The single-character POV also hindered the story’s pace for me because it forced several scenes to digress into long, confusing conversations where tons of info that Wynter didn’t have still had to be conveyed to the reader. A lot of talking necessarily translates to not a lot of action, which felt very counter-productive in this genre.
Speaking of genre, I really struggled with the romance between Wynter and Reuben. I’ve read countless books where the hero and heroine fall in love in a matter of days and have no problem believing it when it’s done right. But I didn’t find myself believing it here. I didn’t get the sense that Reuben had to sacrifice anything to make their relationship work. It was his town, his farm, his life, and he was adamant from the get-go that any woman he ended up would have to accept all of that, a take-it-or-leave-it attitude that was anything but romantic. So it felt very one-sided when, in the end, Wynter gives up her job and her home to move to Sanctuary to pursue a relationship with him, and he just . . . goes about his daily life exactly as it had been before she came into his life.
Furthermore, Wynter spent far more time in the story with her photographer Zac than she did with Reuben. She and Zac really evolved as a couple over the course of the story—even if it was only as a couple of friends. But he was the guy who was always there for her, who had her back, made her laugh, challenged her, comforted her, not to mention they had all the legitimate face-time in the story. And she, in turn, was there to comfort, challenge and protect him. They were a team, and a good one, and that’s true romance in my book!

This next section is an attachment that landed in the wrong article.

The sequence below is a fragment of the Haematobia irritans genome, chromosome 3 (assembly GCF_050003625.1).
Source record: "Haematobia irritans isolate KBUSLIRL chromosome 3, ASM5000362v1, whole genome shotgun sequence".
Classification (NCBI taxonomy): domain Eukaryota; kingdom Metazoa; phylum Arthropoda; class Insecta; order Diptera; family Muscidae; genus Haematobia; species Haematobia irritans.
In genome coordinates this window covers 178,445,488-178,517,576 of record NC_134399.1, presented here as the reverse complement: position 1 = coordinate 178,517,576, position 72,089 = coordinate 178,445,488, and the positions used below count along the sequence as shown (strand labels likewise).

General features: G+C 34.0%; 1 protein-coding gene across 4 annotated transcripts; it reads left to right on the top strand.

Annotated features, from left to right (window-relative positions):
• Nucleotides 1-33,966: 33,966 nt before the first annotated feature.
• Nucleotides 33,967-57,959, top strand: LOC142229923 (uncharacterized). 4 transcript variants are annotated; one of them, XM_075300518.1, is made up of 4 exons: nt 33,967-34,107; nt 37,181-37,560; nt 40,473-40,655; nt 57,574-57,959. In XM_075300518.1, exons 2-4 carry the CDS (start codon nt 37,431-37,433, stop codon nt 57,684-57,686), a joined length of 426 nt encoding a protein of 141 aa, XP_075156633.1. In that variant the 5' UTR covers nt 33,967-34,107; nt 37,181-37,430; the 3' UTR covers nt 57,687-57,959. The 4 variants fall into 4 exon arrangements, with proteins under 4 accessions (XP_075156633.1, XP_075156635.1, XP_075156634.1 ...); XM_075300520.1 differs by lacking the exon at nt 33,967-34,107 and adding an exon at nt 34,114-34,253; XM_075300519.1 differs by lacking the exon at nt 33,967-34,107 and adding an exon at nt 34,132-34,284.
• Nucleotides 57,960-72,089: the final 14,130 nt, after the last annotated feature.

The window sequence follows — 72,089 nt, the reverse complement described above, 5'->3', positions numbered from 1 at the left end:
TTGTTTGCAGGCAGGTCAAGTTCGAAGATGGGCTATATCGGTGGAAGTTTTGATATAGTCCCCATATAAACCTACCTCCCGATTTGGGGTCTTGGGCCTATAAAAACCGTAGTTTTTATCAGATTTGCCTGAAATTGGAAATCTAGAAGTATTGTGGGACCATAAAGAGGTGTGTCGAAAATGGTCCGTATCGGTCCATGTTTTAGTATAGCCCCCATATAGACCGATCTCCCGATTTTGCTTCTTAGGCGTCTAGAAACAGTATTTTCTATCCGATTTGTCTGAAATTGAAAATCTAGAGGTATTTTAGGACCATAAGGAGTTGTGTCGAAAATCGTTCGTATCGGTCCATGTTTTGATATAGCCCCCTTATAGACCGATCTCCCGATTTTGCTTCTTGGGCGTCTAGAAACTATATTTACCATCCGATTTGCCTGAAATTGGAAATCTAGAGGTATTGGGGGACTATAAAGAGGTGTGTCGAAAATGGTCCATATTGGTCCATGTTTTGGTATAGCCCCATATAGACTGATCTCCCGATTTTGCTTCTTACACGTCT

Yet, overall, I really liked the set-up of this story. I love small-town stories, and assume by this series’ title that future books will also be set here in Sanctuary. The town itself and the many secondary characters we were introduced to were very life-like and well-written, even those who appeared only in one or two scenes. So perhaps some of my concerns will be addressed in future, and some of what felt like loose or implausible story threads will be rewoven or tied up as the series goes along. I did build up enough affinity with the town and secondary characters (if not quite as much as I would’ve wished with the hero and heroine) to make me want to read more of this series.
Available May 6, 2014 from Bethany House Publishers